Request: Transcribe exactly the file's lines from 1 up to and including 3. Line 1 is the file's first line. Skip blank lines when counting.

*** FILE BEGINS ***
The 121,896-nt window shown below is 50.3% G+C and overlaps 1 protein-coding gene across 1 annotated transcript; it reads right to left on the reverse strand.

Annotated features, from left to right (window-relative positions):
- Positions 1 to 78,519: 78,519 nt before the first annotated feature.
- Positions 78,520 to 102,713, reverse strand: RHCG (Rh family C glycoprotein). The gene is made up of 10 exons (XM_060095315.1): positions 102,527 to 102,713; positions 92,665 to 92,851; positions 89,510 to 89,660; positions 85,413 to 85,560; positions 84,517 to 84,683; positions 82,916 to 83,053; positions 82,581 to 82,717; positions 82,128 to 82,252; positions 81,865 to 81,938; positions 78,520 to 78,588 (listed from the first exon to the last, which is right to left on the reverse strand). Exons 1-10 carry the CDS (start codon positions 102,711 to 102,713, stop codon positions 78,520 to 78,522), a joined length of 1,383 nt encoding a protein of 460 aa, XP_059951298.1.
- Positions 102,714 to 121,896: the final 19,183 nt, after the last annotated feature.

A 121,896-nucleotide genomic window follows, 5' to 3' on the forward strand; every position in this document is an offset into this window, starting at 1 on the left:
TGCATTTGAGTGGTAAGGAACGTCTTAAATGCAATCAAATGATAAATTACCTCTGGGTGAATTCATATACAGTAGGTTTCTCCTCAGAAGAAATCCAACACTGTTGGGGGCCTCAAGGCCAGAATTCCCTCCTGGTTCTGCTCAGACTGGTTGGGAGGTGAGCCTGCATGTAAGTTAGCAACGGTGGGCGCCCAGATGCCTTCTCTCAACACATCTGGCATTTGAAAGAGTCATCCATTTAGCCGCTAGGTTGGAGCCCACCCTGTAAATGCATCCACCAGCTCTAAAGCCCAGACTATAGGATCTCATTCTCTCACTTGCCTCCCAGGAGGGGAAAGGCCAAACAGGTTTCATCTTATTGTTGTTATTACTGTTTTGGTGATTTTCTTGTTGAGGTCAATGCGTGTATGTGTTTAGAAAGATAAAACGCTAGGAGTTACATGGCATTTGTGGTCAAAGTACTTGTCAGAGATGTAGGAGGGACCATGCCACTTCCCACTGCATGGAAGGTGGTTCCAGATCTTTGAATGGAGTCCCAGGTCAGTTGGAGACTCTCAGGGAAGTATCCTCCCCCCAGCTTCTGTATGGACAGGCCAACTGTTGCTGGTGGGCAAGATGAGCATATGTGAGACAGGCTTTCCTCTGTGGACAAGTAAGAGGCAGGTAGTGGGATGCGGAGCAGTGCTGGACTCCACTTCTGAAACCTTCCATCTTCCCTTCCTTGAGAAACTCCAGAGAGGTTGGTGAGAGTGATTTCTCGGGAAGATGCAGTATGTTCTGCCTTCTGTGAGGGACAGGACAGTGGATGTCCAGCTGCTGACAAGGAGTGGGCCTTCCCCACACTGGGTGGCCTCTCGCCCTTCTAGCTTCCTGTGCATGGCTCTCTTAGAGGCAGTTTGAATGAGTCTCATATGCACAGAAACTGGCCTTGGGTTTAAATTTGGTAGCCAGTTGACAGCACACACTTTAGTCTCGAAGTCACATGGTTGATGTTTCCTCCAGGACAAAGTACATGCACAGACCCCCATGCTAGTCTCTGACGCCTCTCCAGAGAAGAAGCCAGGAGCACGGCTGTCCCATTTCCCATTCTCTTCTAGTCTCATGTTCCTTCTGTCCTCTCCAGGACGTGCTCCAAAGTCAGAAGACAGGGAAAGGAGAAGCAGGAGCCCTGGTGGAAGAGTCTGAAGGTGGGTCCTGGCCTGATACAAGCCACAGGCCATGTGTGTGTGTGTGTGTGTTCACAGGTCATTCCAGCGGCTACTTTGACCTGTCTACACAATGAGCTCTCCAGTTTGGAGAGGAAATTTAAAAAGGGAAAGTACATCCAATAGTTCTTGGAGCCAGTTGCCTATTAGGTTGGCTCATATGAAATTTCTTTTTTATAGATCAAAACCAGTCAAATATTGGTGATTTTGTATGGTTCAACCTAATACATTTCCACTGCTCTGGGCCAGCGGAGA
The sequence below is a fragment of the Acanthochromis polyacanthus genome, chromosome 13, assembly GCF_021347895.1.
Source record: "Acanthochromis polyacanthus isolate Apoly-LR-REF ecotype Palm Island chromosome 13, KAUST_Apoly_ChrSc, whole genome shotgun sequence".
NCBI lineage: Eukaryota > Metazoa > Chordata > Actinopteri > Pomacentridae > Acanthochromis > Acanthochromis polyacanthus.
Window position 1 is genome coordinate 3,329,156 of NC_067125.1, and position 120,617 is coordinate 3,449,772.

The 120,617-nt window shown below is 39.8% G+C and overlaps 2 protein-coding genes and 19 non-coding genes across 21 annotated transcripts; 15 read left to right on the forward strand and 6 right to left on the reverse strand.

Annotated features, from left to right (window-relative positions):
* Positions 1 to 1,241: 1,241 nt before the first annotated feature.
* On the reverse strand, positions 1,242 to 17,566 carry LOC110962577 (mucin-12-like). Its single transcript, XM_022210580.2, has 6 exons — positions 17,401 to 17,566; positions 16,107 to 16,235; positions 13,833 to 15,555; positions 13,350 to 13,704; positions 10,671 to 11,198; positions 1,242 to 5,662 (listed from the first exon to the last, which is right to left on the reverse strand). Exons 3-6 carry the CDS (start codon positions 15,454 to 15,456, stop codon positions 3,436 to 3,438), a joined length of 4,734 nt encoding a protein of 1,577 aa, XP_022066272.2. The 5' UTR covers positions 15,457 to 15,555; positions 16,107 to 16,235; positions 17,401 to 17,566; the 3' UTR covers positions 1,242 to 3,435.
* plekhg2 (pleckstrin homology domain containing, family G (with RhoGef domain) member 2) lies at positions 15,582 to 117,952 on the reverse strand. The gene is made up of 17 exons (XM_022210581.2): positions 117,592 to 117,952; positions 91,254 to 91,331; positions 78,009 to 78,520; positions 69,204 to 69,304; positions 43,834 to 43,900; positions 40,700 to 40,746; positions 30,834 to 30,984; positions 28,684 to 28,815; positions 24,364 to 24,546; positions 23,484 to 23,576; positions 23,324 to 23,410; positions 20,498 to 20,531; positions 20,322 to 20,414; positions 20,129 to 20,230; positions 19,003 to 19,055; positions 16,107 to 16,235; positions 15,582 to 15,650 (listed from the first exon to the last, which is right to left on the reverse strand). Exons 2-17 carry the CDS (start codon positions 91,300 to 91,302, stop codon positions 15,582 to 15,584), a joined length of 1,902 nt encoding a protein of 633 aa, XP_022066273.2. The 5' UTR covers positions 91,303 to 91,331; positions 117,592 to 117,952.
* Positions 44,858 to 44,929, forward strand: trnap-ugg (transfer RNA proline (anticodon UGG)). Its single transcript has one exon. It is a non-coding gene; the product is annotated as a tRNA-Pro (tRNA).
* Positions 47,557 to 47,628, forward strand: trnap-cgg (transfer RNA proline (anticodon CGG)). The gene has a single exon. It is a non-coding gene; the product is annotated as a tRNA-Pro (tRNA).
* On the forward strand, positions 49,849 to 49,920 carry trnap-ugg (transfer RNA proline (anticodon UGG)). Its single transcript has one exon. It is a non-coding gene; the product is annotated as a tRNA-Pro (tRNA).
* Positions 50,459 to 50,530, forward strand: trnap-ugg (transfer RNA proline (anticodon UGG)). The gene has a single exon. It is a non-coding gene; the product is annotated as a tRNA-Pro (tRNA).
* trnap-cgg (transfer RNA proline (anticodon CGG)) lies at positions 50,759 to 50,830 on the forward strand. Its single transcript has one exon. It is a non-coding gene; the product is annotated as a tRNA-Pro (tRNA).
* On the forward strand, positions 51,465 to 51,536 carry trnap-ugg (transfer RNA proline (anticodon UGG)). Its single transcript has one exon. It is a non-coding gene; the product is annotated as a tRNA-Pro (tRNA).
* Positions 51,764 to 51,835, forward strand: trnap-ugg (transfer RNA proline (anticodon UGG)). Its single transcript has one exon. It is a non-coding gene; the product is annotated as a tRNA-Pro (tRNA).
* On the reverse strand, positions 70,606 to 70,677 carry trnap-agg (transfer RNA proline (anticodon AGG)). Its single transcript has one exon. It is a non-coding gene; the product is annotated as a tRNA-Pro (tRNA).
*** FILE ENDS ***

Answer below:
The 121,896-nt window shown below is 50.3% G+C and overlaps 1 protein-coding gene across 1 annotated transcript; it reads right to left on the reverse strand.

Annotated features, from left to right (window-relative positions):
- Positions 1 to 78,519: 78,519 nt before the first annotated feature.